Changes in escrow payments: If your property taxes or insurance premiums increase, your lender will adjust your monthly escrow payment accordingly. This can lead to fluctuations in your monthly housing expenses, which may be challenging for some homeowners.

How are property taxes paid without escrow?

If you choose not to have an escrow account or if your lender doesn’t require one, you will be responsible for paying property taxes directly to your local taxing authority. 

By handling property taxes without an escrow account, you assume the responsibility of budgeting, saving, and making timely payments. 

When does escrow pay property taxes?

When you have an escrow account for your mortgage, your lender is responsible for paying your property taxes on your behalf using the funds accumulated in the escrow account. The timing of these payments depends on the payment schedule set by your local taxing authority. Property taxes are generally billed and paid either annually, semi-annually, or quarterly.

Your lender will keep track of the due dates for your property taxes and make the payments according to the schedule. Then, they will disburse the funds from your escrow account directly to the local taxing authority, ensuring that your property taxes are paid on time and in full.

Monitor your escrow account statements and communicate with your lender to confirm that they are making the property tax payments as required. This can help you avoid any issues related to unpaid property taxes or penalties due to late payments.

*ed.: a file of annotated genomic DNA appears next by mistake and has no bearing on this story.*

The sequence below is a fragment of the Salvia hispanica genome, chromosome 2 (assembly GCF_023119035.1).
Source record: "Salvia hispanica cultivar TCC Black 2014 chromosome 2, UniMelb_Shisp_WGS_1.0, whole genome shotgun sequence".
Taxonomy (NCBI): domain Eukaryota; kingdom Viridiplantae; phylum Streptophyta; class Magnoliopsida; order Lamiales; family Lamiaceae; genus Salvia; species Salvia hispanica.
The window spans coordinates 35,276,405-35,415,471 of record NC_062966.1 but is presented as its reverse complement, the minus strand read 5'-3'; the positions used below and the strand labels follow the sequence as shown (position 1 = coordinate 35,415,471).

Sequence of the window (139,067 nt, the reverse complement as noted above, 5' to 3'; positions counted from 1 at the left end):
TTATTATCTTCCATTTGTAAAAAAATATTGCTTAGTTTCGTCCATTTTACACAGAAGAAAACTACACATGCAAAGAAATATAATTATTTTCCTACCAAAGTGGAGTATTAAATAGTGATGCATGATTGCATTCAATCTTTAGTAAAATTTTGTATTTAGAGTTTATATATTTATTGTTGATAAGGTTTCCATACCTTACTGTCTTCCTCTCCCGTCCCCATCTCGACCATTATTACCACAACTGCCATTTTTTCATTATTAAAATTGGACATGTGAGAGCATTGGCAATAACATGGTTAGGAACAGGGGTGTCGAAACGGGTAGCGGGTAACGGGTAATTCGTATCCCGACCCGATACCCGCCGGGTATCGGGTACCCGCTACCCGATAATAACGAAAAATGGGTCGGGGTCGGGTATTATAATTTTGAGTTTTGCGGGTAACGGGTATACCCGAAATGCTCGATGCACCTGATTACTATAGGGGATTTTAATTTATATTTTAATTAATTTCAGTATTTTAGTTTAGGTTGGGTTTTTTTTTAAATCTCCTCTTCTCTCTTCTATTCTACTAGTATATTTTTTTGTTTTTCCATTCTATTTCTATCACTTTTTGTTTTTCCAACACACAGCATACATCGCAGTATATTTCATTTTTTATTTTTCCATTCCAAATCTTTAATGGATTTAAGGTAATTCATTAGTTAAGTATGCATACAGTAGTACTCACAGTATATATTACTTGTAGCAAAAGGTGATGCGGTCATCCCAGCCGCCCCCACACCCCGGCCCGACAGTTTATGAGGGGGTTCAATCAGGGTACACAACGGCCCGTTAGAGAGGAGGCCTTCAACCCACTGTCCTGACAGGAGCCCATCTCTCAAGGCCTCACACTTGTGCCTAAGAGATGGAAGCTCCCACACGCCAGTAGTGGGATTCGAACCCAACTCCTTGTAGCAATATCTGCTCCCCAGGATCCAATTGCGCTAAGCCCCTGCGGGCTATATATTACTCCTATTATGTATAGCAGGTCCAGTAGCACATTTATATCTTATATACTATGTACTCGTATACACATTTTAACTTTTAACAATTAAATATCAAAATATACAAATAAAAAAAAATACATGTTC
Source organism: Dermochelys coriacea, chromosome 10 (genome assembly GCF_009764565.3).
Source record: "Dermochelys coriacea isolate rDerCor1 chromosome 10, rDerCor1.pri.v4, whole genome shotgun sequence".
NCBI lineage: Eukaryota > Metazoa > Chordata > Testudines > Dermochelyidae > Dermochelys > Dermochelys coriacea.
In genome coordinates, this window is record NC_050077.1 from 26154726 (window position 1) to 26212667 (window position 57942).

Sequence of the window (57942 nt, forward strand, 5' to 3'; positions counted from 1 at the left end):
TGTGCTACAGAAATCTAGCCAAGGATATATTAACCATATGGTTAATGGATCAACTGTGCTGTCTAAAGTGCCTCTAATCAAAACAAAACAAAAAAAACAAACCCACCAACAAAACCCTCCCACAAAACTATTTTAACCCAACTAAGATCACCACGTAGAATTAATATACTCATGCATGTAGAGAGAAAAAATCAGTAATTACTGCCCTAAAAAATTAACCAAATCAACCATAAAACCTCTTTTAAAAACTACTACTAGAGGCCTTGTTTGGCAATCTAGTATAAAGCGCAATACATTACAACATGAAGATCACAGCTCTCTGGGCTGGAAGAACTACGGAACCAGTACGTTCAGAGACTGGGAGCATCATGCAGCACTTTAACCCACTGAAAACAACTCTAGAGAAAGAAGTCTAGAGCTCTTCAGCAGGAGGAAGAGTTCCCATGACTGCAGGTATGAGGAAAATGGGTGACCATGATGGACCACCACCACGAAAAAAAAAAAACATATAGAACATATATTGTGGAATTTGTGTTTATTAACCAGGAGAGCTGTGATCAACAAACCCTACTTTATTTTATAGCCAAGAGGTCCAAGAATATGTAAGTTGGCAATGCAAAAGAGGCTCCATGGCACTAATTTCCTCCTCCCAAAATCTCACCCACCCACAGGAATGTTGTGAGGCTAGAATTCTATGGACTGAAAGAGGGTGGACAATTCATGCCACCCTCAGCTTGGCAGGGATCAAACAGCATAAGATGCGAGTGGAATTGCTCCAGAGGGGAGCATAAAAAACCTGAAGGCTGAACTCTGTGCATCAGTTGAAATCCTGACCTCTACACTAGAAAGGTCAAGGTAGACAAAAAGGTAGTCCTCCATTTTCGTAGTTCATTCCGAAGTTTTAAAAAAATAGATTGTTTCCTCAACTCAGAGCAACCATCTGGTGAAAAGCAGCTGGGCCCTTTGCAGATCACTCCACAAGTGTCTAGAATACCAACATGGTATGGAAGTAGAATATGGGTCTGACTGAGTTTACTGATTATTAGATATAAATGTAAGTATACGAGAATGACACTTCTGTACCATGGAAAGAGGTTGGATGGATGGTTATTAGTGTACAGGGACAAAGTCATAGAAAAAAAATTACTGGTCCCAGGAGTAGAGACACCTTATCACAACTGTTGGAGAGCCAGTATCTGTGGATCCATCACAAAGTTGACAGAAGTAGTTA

What happens if property taxes aren’t paid?

If property taxes are not paid on time, several consequences can arise, creating financial and legal difficulties for the property owner. Here are some expected outcomes of not paying property taxes:

Late fees and interest: When property taxes are not paid by the due date, the local taxing authority may impose late fees or penalties. Additionally, interest may accrue on the outstanding balance, which can increase the overall amount owed.

Tax liens: If property taxes remain unpaid for an extended period, the local government may place a tax lien on the property. A tax lien is a legal claim on the property, making it difficult to sell or refinance the property until the outstanding taxes, penalties, and interest are paid in full.

Tax sale or auction: In some cases, if property taxes continue to go unpaid, the local government may initiate a tax sale or auction to recover the delinquent taxes. Depending on the jurisdiction, this process could involve selling the tax lien to an investor or selling the property itself. In either scenario, the property owner risks losing their property or paying additional costs to redeem it.

Foreclosure: If a tax lien remains unpaid, the lienholder (either the local government or an investor who purchased the lien) may eventually initiate a foreclosure process to take possession of the property. Foreclosure can result in the property owner losing their home, as well as negatively impacting their credit score.

To avoid these consequences, staying current with property tax payments and communicating with your local taxing authority if you are experiencing financial difficulties is crucial. 

In some cases, you can negotiate a payment plan or explore tax relief programs available to eligible homeowners.

Are property taxes included in the mortgage?